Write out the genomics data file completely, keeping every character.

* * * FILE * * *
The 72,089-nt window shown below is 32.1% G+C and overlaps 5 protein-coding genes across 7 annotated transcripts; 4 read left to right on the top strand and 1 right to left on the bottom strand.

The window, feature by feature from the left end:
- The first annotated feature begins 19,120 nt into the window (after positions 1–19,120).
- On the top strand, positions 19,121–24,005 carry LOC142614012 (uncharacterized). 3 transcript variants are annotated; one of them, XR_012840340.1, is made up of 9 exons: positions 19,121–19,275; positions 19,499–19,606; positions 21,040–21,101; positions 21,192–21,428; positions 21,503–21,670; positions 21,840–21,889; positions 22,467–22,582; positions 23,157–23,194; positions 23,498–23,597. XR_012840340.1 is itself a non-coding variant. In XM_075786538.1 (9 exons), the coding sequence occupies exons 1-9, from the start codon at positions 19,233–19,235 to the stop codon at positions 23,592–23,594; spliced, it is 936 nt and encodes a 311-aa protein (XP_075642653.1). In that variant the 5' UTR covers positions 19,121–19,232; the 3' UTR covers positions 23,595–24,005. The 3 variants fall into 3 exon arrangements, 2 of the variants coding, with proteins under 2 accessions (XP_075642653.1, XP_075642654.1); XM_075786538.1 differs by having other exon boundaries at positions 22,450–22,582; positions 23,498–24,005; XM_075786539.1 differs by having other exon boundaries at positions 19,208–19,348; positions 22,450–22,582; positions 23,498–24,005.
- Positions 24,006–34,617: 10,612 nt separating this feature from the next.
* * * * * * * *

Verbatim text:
The 72,089-nt window shown below is 32.1% G+C and overlaps 5 protein-coding genes across 7 annotated transcripts; 4 read left to right on the top strand and 1 right to left on the bottom strand.

The window, feature by feature from the left end:
- The first annotated feature begins 19,120 nt into the window (after positions 1–19,120).
- On the top strand, positions 19,121–24,005 carry LOC142614012 (uncharacterized). 3 transcript variants are annotated; one of them, XR_012840340.1, is made up of 9 exons: positions 19,121–19,275; positions 19,499–19,606; positions 21,040–21,101; positions 21,192–21,428; positions 21,503–21,670; positions 21,840–21,889; positions 22,467–22,582; positions 23,157–23,194; positions 23,498–23,597. XR_012840340.1 is itself a non-coding variant. In XM_075786538.1 (9 exons), the coding sequence occupies exons 1-9, from the start codon at positions 19,233–19,235 to the stop codon at positions 23,592–23,594; spliced, it is 936 nt and encodes a 311-aa protein (XP_075642653.1). In that variant the 5' UTR covers positions 19,121–19,232; the 3' UTR covers positions 23,595–24,005. The 3 variants fall into 3 exon arrangements, 2 of the variants coding, with proteins under 2 accessions (XP_075642653.1, XP_075642654.1); XM_075786538.1 differs by having other exon boundaries at positions 22,450–22,582; positions 23,498–24,005; XM_075786539.1 differs by having other exon boundaries at positions 19,208–19,348; positions 22,450–22,582; positions 23,498–24,005.
- Positions 24,006–34,617: 10,612 nt separating this feature from the next.